By Brad Reynolds
Historical controversy has famously surrounded Admiral Richmond K. Turner. In his responsibility as Director of the War Plans Division, he was to inform Admiral Kimmel, Commander of the Pacific Fleet, of Japanese diplomatic threats alluding to military retribution for souring political relations. Though information surrounding the subsequent Pearl Harbor attack would not come into question until after the war, allegations surrounding Admiral Turner’s negligence and disregard for communication within his chain of command would continue throughout World War II. Turner’s shortcomings would instigate what is seen as the U.S. Navy’s worst defeat in the South Pacific, and arguably in its history, at the Battle of Savo Island.
Following the initial invasion of Guadalcanal in August of 1942, the main Allied carrier force left the area for refueling and rearmament. The remaining American Naval forces, under the command of Admiral Turner, were positioned in screening formations to protect Marine transport ships. Allied ships were positioned west of Savo Island as an advanced warning force, guarding the entrance of St. George Channel, where Allied beachheads had been created.
How Richmond K. Turner Lost 1,077 Lives in 32 Minutes
On the morning of August 9th, a Japanese naval attack would wreak havoc on Allied ships protecting their transports. Though Allied ships were equipped with newly acquired radar systems, ill-trained crews mistook advancing Japanese forces for existing land formations. Japanese ships would easily enter the channel, sinking four Allied heavy cruisers, and damaging four destroyers within thirty-two minutes. American forces were untrained for cooperation with other Allied ships, partially because Admiral Turner had failed to implement the tools necessary to quickly relay a cohesive battle plan throughout the fleet. Turner’s command of American naval forces at the Battle of Savo Island was defined by general confusion and friendly fire, costing the lives of 1,077 Allied sailors during those fateful thirty-two minutes.
Turner would later blame the embarrassment of the Battle of Savo Island on a lethargic state of mind bred from the feeling of “technical and mental superiority over the enemy.” A Naval investigation would look into the ineptitude of American command at Savo, which had been a dose of reality for supposed American Naval superiority. “Terrible” Turner would not be censored by the investigation, but he would allow Captain Bode, a lower commander present at Savo, to become the scapegoat. Bode would later commit suicide in 1943. (Read more about the leaders of WWII and the deeds that made them famous inside the pages of WWII History magazine.)
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3 thoughts on “Was Admiral Richmond K. Turner One of the Worst of WWII’s Leaders?”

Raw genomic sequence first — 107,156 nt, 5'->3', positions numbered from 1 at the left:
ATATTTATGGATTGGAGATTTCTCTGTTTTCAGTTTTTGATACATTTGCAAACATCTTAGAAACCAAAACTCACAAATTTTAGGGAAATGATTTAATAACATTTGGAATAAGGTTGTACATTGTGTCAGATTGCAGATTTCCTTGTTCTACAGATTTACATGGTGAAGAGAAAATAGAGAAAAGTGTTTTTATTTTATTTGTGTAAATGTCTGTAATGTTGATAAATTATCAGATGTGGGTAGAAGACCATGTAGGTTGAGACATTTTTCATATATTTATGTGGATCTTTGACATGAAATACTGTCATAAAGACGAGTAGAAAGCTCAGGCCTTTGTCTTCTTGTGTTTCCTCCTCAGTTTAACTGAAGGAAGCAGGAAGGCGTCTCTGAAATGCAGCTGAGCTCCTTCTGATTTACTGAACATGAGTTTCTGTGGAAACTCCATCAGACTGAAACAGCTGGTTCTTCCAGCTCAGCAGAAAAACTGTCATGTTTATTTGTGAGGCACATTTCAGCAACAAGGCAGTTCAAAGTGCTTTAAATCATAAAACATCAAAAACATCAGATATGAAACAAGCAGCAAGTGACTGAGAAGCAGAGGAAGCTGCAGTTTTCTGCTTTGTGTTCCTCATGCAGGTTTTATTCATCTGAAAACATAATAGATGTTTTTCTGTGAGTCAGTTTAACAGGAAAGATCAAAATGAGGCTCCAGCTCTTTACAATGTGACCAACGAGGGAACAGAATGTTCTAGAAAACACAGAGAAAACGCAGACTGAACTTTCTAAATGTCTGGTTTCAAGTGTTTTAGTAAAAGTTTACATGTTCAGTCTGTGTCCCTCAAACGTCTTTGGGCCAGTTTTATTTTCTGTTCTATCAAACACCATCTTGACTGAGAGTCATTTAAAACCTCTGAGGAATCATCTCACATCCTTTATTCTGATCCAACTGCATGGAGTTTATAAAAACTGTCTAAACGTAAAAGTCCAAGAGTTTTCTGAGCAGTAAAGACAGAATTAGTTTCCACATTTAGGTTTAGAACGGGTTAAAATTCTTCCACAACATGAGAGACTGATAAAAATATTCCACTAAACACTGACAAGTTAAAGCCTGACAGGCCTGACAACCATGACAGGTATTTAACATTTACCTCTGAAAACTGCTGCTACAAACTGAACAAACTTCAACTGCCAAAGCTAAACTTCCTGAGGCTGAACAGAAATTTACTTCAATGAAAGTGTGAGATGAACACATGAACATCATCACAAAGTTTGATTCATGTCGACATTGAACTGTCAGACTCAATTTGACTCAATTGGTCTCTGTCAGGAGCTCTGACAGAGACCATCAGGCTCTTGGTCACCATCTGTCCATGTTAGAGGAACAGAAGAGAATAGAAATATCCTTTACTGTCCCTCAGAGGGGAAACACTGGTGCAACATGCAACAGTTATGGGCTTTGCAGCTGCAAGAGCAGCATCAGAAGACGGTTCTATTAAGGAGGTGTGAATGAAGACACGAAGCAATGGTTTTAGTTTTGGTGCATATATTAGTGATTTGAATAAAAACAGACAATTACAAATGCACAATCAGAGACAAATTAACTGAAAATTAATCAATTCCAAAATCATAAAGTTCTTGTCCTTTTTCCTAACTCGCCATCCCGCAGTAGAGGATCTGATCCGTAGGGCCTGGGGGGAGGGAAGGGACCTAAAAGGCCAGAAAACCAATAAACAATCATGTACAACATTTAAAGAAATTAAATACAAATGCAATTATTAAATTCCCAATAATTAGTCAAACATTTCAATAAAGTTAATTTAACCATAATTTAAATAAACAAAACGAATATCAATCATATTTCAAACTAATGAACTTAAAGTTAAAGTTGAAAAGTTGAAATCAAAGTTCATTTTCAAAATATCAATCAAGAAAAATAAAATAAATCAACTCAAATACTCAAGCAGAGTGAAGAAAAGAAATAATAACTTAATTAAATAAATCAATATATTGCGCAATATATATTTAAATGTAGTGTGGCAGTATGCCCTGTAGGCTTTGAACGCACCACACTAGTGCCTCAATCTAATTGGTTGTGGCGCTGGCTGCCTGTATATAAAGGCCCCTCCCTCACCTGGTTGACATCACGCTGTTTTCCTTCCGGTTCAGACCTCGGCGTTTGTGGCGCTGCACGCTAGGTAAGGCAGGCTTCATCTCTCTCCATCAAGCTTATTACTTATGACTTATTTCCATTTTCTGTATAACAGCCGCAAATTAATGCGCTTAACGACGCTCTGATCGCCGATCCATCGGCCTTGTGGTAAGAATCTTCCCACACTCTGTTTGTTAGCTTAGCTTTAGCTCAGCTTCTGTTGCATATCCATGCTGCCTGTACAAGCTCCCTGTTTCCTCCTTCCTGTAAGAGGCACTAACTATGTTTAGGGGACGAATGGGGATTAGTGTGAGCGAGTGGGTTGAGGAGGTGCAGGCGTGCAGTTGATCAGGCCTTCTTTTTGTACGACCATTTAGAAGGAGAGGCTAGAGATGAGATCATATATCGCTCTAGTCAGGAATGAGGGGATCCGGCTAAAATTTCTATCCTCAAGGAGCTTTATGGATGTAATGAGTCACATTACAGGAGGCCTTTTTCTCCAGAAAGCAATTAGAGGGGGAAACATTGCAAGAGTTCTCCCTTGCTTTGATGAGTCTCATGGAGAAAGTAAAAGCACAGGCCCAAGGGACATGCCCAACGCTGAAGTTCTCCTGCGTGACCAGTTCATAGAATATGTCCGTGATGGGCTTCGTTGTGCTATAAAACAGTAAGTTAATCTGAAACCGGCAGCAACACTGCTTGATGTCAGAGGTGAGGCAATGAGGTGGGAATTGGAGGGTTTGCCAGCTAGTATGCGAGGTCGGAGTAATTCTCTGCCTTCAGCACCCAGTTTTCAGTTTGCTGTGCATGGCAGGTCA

While the battle of Savo Island was a smashing defeat for the U.S., it must be taken in the larger theater picture. This was less than 12 months after Pearl Harbor, and the growing pains of a Navy were still evident. Even after Midway, few seemed to grasp that aircraft carriers would be the way forward. Let us not forget that the invasion of Guadalcanal was supported by limited air cover from Fletcher’s carriers, which withdrew on 8 Aug, the very day they should have been scouting and locating the incoming Japanese counter attack. Turner is overall responsible as no one escapes their duties, but couple all the features together of the Japanese long lance and skills at night against an un-practiced alliance group with insufficient air cover (during the day) and the result is all but pre-ordained. Nimitz said Turner was “brilliant, caustic, arrogant, and tactless — just the man for the job.” The successful, albeit costly amphibious campaigns of the Pacific theater are due to him being right where he was supposed to be.
There was plenty of blame to go around. Starting at the top:
1) “caustic, arrogant, and tactless”.Nimitz made several poor leadership judgements of character of his admirals, that led to the disastrously fallacious assumptions made at Savo island (lack of scouting, and only two picket destroyers with inadequate radar training, lack of night-fighting capabilities), the carrier losses in the later Solomon battles , the unguarded strait at Samar. and near sinking of USS Franklyn in 1944. In all cases, there was an arrogant assumptions by arrogant leaders, who assumed that what could happen, would not happen to me, which led to underestimating you opponent (a cardinal sin that gets your people killed, because of failed contingency planning).
2) Shifting blame downward is a sign of flawed character.
3) Blaming “lethargic state of mind bred from the feeling of “technical and mental superiority over the enemy.” is self-condemning of the upper management, whose job is to prepare/train their men for what could happen. By the time of Savo island, there was an abundance of evidence of Japanese capability as well as a lack of American training and preparation. These are admiral-level failures.
Turner also managed to hand blame to Admiral Jack Fletcher for the failure, for withdrawing his carriers Enterprise and Wasp from the Guadalcanal support area to refuel. History ignores that Fletcher had to withdrawal them at some time (they had to refuel), and that he — Turner — was in overall tactical command of the remaining forces, which were still quite substantial. Furthermore, the battle occurred at night, and the US Navy had not yet mastered carrier night flight tactics. This meant air support could not have rendered assistance if they were there. A famous quote was that “Turner blamed everyone but Mother Theresa” for the defeat. In another capacity, Turner played a significant role in the Pearl Harbor defeat. That remains for others to discuss.